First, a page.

Fresh herbs can turn an ordinary meal into a culinary masterpiece. While a wide variety of fresh cut herbs are available in local markets, growing your own indoor herb garden can save you time and money. In addition to the convenience, a kitchen herb garden can enhance the beauty and utility of your kitchen. Whether you choose mild, subdued flavorings or robust, flavorful aromatics, your indoor herbs can help you take your cooking to the next level.
Plan your indoor herb garden. Decide which herbs you like best and pick out some new herbs that you might want to try. Basil, oregano, thyme, chives, curly and flat leaf parsley and cilantro are widely used in a variety of dishes. In addition, you might like to try mint, lemongrass, stevia and sage.
Determine how much space and available sunlight you have for your indoor herbs. The space you have will determine how big your planting containers can be. If you've only got windowsill space, you'll want to purchase smaller clay pots, and plant herbs individually. If you've got a rack or table, you can combine groups of herbs in larger pots and also use decorative containers to create visual appeal.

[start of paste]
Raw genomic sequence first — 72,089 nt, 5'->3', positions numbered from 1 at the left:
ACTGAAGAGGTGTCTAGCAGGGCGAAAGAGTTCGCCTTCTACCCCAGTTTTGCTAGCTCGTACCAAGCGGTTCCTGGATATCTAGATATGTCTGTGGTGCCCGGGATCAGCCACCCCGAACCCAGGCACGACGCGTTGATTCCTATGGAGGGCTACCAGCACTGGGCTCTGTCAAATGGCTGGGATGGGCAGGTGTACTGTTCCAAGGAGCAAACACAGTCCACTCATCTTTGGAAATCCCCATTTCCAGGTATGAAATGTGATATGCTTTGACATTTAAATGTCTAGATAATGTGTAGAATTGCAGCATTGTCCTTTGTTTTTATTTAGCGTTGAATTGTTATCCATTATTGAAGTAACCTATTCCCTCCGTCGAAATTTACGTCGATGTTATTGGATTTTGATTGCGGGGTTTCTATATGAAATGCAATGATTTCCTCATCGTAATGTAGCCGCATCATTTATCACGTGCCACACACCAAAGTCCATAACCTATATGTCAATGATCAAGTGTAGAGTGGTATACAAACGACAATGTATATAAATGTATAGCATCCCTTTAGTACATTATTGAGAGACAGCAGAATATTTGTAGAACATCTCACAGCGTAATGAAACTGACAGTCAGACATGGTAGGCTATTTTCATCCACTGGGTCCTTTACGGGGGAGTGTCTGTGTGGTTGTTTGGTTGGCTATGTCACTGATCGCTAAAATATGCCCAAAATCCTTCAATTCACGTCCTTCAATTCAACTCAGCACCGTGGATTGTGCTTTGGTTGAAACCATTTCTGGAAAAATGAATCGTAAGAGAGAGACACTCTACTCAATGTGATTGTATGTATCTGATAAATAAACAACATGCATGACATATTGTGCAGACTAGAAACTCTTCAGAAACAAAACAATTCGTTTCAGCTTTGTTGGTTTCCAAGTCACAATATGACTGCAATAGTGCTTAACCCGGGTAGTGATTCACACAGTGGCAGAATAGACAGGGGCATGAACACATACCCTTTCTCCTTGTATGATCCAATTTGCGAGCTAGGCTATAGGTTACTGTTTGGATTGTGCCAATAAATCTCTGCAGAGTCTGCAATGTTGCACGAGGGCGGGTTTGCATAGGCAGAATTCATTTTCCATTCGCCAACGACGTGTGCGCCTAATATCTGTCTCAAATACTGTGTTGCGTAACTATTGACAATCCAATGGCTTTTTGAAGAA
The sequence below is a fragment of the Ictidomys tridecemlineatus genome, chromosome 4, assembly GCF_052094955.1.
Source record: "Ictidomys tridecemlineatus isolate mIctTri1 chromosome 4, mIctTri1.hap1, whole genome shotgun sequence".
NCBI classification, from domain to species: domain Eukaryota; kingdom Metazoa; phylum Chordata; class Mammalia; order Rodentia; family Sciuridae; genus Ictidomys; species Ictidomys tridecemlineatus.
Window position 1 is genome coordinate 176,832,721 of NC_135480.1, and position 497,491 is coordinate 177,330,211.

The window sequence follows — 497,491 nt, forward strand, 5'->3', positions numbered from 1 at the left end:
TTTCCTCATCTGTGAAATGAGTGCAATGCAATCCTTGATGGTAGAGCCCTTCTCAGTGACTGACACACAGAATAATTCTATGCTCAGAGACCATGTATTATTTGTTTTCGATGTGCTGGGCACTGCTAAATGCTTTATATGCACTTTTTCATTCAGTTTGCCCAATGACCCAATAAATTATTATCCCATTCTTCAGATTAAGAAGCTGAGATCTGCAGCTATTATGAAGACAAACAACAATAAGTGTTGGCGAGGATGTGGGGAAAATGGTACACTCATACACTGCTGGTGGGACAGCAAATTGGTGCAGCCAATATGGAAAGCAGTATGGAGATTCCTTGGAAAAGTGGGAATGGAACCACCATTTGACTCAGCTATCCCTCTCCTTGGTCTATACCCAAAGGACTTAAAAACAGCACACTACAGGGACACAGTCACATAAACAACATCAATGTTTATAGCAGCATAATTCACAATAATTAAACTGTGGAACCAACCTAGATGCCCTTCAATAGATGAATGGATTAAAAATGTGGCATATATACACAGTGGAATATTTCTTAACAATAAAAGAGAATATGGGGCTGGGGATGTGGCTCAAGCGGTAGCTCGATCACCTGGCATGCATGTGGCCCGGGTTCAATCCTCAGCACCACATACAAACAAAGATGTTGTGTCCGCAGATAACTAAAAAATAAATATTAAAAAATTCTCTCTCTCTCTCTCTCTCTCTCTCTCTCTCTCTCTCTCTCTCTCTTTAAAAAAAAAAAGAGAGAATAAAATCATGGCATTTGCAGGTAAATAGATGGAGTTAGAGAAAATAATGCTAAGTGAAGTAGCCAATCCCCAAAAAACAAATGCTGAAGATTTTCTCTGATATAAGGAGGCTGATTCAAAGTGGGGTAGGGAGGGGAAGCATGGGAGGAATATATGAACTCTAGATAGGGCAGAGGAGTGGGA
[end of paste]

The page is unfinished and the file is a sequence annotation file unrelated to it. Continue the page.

Start individual herbs by filling one pot with a quality seed starter potting mix. Seed starting mixes already have some moisture content, so you won't need to add water before planting the seeds.
In each pot, make two or three evenly spaced holes, 1/4-inch to 1/2-inch deep, with a pencil or drinking straw. Many herb seeds are very tiny, so it will be difficult to see them once they hit the soil. Put 1 or 2 seeds in each hole and lightly cover with soil. Spray the top of the soil with room temperature water to moisten thoroughly.
Insert a bamboo skewer in the center of each pot, avoiding the seed holes. Lay a sheet of plastic wrap over the skewer, gently, to act as a miniature green house. Be sure not to puncture the wrap with the skewer. Secure the wrap with a rubber band, if needed.
Place the pots in a warm, sunny location and leave them undisturbed for several days. Choose a location that will allow at least 6 hours of sunlight each day. If you do not have enough sunlight, you can use growing lights to fulfill sunlight requirements. Each herb has its own germination time, but typically within 3 to 5 days you will start to see sprouts in most of the herb pots.
Remove the plastic wrap and skewers after 7 to 10 days, and add water to any pots that feel dry to the touch. Allow the herbs to develop two or three sets of true leaves before attempting to transplant them into a larger container.
Feed the herbs with a very low dose of water-soluble fertilizer every 2 to 3 weeks. Overfeeding can adversely affect the flavor and aroma of your herbs.